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Would you listen to Five Ideas to Fight For again? Why?
Lord Lester has long been a champion of human rights both as a barrister and more recently, in the House of Lords. He identifies five important areas which have come under constant and sustained attack by successive Governments. They are Human Rights, Equality, Free Speech, Privacy and the The Rule of Law. He demonstrates just how fragile these hard-won rights are. How they have become whittled away by an almost arrogant complacency on the part of civil servants, cabinet government and the Right-Wing Press. He offers contemporary and sometimes harrowing examples of the impact upon individuals of a complacent and sometime hostile attitude to basic human rights on the part of the agencies of the State.
What did you like best about this story?
I particularly liked his chapter on the Rule of Law and the way in which he demonstrates the almost arrogant contempt in which it is held by the Government both in international law and domestically. The refusal to abide by the judgments of internal tribunals, the attempts by the government to limit the ability of the courts to subject actions by government departments to judicial review, the gradual erosion of the ability of the citizen to bring and defend an action in the civil courts and the way in which workers have been priced out of employment tribunals. The message conveyed is that the reality of the government's sustained attack on legal aid and punitive court fees means that rights exist purely on paper .
Have you listened to any of Lord Anthony Lester’s other performances? How does this one compare?
I am not aware of any other work by Lord Lester outside of his role and function as a Peer of the Realm.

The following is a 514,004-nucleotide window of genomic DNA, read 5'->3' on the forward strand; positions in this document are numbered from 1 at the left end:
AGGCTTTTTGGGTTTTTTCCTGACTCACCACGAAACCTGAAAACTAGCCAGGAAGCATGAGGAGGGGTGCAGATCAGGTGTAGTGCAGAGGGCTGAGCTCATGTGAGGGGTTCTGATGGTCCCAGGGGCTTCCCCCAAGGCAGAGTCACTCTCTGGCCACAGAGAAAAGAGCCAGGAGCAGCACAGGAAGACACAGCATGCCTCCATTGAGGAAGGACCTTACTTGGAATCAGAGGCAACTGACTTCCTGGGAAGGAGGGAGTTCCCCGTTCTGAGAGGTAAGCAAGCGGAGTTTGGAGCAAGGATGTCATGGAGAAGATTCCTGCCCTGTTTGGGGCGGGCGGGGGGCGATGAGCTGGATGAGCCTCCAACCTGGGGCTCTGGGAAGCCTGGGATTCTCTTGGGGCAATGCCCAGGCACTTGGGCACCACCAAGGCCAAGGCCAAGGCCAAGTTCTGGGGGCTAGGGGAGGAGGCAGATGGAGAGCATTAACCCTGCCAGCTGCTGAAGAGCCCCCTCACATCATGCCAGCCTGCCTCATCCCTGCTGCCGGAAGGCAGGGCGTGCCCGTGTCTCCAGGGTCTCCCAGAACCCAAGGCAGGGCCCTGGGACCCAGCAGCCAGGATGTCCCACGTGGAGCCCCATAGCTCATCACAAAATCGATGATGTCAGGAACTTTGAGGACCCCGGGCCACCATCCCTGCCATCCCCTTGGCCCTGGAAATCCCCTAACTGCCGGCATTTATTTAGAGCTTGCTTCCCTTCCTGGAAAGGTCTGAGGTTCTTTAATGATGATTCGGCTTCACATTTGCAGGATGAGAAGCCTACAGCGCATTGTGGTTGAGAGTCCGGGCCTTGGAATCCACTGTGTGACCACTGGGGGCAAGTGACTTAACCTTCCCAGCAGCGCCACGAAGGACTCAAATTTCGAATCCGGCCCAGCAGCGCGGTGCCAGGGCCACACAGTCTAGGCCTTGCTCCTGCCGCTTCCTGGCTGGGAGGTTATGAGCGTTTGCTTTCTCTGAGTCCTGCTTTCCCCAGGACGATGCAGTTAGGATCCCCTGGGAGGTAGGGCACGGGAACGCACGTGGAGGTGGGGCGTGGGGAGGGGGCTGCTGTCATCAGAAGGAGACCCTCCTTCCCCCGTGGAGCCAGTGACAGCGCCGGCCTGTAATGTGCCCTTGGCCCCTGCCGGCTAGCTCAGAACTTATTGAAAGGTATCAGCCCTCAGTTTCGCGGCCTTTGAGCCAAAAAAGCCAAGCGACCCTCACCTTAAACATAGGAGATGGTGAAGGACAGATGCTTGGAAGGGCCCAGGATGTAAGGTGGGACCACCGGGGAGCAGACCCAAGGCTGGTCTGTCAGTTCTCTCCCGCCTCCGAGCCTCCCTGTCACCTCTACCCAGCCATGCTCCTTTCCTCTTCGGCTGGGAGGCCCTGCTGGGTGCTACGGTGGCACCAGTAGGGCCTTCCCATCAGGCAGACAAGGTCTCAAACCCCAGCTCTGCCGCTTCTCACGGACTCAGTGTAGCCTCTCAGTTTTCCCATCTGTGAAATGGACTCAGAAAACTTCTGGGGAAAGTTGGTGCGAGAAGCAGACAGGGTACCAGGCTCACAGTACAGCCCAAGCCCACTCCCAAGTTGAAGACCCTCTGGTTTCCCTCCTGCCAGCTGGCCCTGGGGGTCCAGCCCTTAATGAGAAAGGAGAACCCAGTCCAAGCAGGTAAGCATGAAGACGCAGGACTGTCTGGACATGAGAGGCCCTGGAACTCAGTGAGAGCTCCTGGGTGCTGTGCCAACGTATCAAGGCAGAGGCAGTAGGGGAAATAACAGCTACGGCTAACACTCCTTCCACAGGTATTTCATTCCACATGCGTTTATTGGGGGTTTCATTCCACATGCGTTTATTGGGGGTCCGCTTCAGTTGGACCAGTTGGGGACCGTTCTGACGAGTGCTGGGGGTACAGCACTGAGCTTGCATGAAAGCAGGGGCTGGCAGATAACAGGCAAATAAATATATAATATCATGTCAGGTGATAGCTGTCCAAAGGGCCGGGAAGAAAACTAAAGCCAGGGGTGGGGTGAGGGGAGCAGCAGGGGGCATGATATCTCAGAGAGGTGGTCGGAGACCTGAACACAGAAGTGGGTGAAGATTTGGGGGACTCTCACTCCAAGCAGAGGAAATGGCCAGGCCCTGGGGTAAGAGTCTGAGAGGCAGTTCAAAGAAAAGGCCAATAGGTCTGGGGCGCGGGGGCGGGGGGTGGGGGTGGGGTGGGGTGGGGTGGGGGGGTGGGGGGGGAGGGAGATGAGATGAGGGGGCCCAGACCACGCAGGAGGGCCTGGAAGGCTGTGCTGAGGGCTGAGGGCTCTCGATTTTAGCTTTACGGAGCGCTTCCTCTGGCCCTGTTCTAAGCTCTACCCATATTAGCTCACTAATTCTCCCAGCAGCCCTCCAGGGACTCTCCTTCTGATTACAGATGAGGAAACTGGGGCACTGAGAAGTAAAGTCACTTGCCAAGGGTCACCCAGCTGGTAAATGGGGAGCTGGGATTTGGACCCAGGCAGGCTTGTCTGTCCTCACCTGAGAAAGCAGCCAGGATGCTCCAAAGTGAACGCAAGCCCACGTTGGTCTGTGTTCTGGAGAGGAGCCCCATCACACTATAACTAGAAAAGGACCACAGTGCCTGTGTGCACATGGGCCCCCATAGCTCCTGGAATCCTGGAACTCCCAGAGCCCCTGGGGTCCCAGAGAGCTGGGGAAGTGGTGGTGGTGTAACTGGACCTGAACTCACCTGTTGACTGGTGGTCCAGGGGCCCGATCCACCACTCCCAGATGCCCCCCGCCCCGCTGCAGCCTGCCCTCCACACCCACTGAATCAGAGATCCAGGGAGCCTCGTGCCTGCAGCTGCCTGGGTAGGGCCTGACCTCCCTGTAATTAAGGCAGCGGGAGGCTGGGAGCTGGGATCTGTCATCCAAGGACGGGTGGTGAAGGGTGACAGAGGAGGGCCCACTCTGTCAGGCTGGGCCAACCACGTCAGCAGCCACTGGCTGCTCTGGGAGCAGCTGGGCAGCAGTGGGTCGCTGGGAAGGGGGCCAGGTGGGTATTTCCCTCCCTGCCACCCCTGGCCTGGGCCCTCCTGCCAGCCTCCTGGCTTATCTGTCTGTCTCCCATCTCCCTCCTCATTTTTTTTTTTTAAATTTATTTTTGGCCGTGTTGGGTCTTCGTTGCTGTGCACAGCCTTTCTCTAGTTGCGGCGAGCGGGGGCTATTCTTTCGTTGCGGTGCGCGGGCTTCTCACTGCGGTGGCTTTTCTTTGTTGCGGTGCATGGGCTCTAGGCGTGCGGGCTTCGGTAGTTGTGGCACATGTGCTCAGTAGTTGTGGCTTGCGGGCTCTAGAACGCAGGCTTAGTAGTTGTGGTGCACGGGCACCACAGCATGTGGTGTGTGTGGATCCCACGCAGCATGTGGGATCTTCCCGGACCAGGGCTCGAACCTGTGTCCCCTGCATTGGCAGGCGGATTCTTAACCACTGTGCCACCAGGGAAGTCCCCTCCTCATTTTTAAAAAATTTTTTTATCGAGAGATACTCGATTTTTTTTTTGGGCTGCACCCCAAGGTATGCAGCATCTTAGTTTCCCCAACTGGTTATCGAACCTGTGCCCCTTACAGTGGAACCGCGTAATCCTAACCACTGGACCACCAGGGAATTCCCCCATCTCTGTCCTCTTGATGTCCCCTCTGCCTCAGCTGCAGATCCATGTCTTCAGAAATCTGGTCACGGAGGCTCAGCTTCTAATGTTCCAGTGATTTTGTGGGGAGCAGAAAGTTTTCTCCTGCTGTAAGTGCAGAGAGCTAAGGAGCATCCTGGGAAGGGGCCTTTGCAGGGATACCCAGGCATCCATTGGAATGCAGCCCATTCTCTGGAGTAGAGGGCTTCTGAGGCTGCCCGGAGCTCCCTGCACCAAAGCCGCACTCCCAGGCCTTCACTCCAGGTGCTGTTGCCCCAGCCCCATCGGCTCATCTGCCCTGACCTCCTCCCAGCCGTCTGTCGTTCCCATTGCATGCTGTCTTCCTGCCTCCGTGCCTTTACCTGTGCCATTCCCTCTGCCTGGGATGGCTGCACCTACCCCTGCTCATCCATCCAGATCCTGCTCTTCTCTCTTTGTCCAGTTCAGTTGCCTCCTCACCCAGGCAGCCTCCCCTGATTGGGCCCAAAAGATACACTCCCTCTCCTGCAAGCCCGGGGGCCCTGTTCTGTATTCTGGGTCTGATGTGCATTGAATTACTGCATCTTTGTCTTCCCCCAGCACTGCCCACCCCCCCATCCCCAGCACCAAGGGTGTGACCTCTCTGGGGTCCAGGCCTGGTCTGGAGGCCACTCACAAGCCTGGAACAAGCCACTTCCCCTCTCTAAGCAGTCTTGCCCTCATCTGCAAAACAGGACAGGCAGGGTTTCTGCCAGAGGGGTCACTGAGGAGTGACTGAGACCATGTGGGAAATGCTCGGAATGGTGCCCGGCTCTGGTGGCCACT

Did you have an emotional reaction to this book? Did it make you laugh or cry?
In my opinion, this is a book that would make any fair-minded person extremely angry at the attitude of officials and elected representatives towards those whose votes they pray in aid of.
Any additional comments?
This is an important book, it is perhaps not as comprehensive as the now somewhat dated 'Freedom, The Individual and the Law' published some years ago by Geoffrey Robertson QC, but it is nevertheless a powerful and compelling account of the way in which, I for one feel that in many respects, successive governments have had difficulty in distinguishing between the rights of a citizen in a mature democracy and that of a colonial subject in the pre-independence era of Empire.
5 of 5 people found this review helpful
I feel like this should be required reading for anyone living in the UK. It has become incredibly important in light on Brexit but even before I am certain should have garnered much more attention than a general audience might have given it. The book asks important questions about the way society is run and provides an insiders perspective as well as someone who might not have been the mainstream of government politics. The ideas to fight for are indeed that and you can't help but feel passion for the subject after the arguments have been made. Truly enjoyable read.
My only (very slight) con is that the narration is slightly dry at times. I would want to hear the passion come from Lord Lester's voice more than it does, considering how important these ideas are. Regardless of that minor detail, the book is superb and I cannot recommend it enough.